The Council of Mortgage Lenders are reporting that new buy to let lending totalled £3.7 billion for the first quarter of the year.
While the figure is 32% higher than it was for the corresponding period in 2011 it is still down 5% for the fourth quarter of 2011 and is only a third of the amount for 2007. Buy-to-let lending for house purchase in the first quarter fell by a greater amount (9%) than remortgaging (1%), but both were around 30% higher than in the first quarter of 2011.
The buy-to-let sector continues to increase its share of the mortgage market, with buy-to-let mortgages representing an estimated 12.8% of the total value of outstanding mortgages at the end of the first quarter, up from 12.6% at the end of 2011 and 12.2% at the end of the first quarter of 2011. The total number of buy-to-let mortgages stands at just over 1.4 million, with a total value of £159.4 billion.
The average maximum loan-to-value available from lenders on buy-to-let mortgages remained at 75% in the first quarter of the year, with the average minimum rental cover 125% – up from 123% in the previous quarter, but otherwise the same as for nearly three years.
In terms of loan performance, the number of buy-to-let mortgages in arrears fell a little in the first quarter of 2012, and the arrears rate on buy-to-let mortgages continues to be lower than in the owner-occupied sector.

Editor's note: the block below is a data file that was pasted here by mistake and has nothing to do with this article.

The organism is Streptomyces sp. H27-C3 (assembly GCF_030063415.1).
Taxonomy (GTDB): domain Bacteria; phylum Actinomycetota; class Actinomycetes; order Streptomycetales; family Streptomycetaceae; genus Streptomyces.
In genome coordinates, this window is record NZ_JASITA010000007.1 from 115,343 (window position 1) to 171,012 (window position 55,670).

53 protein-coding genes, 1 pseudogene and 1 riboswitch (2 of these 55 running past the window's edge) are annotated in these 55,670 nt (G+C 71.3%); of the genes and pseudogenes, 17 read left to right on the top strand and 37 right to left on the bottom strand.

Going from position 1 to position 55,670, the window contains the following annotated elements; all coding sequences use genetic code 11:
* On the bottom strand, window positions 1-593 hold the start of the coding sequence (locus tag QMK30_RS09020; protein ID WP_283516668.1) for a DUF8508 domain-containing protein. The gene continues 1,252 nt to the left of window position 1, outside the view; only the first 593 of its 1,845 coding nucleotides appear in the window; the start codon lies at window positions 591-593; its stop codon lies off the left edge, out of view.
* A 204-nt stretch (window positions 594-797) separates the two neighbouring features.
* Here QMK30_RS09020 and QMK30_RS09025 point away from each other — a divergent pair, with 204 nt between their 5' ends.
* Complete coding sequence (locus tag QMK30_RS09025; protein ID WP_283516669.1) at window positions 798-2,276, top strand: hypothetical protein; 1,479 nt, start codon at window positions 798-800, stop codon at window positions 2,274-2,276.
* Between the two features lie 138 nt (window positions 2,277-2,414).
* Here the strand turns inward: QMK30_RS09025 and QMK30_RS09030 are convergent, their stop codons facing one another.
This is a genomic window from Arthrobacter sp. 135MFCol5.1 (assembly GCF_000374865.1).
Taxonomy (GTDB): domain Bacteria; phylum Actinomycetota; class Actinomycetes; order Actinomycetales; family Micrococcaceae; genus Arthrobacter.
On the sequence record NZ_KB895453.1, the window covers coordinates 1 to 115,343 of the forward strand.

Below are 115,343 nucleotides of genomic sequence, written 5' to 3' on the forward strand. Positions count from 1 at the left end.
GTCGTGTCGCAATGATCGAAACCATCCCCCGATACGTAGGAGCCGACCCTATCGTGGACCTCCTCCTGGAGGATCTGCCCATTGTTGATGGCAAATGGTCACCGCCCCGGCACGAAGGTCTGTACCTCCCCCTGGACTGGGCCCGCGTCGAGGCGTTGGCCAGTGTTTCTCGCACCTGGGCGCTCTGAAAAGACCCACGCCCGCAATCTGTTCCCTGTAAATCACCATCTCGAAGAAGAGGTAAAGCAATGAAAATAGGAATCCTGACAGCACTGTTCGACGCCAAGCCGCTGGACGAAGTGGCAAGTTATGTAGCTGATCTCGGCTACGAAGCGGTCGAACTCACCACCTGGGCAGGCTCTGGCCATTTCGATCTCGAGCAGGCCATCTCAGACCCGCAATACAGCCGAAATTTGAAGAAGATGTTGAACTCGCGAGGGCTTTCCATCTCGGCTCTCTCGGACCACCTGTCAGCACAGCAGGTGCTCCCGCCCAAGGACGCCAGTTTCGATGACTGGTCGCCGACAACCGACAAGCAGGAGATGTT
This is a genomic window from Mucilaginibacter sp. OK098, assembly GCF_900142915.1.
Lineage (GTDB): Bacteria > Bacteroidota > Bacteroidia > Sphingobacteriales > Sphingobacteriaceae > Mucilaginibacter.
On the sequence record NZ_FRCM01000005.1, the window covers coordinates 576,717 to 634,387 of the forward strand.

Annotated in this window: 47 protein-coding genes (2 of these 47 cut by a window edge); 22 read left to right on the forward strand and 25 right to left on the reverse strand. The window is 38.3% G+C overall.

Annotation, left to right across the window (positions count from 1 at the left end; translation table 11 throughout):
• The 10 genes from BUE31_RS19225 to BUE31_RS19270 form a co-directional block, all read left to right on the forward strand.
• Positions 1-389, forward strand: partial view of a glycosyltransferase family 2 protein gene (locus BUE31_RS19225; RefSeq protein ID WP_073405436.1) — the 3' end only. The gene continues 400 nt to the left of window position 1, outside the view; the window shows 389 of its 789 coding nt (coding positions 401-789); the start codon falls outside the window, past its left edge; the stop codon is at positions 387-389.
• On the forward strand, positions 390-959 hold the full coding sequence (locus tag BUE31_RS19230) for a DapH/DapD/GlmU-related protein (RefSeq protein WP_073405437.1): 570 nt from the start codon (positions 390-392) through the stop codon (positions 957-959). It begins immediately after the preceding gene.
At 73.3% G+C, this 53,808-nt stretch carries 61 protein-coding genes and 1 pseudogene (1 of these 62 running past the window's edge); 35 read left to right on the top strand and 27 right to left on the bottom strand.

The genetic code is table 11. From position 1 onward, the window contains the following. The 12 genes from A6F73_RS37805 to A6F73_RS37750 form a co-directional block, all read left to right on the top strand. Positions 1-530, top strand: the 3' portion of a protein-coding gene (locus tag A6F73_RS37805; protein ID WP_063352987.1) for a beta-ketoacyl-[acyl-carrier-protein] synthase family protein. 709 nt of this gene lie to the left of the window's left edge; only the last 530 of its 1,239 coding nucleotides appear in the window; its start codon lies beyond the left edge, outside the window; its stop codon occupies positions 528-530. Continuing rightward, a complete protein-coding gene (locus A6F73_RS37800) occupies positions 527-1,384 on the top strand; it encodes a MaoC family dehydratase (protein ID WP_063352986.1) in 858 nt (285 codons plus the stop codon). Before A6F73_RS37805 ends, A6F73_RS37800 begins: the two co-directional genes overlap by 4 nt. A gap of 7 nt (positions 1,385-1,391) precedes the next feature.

At the end of the first quarter, around 1.7% of buy-to-let mortgages were in arrears of more than three months (including cases where a receiver of rent has been appointed), compared with around 2% of owner-occupier mortgages. The repossession rate was 0.12% – virtually the same as for the last five quarters – compared with 0.08% in the owner-occupied sector. It is not surprising that the buy-to-let repossession rate is higher than in the owner-occupier sector, where the focus is on forbearance and trying to keep home-owners in their homes.
In the rented sector, expired tenancies allow repossession to be undertaken without unexpected disruption to tenant households. In absolute terms, the number of buy-to-let repossessions remains only a small proportion of total repossessions.
CML director general Paul Smee said:
“Even though buy-to-let lending is running at only around a third of its peak levels, the sector is continuing its gradual expansion. It has become an important part of the overall landscape of housing provision in the UK.”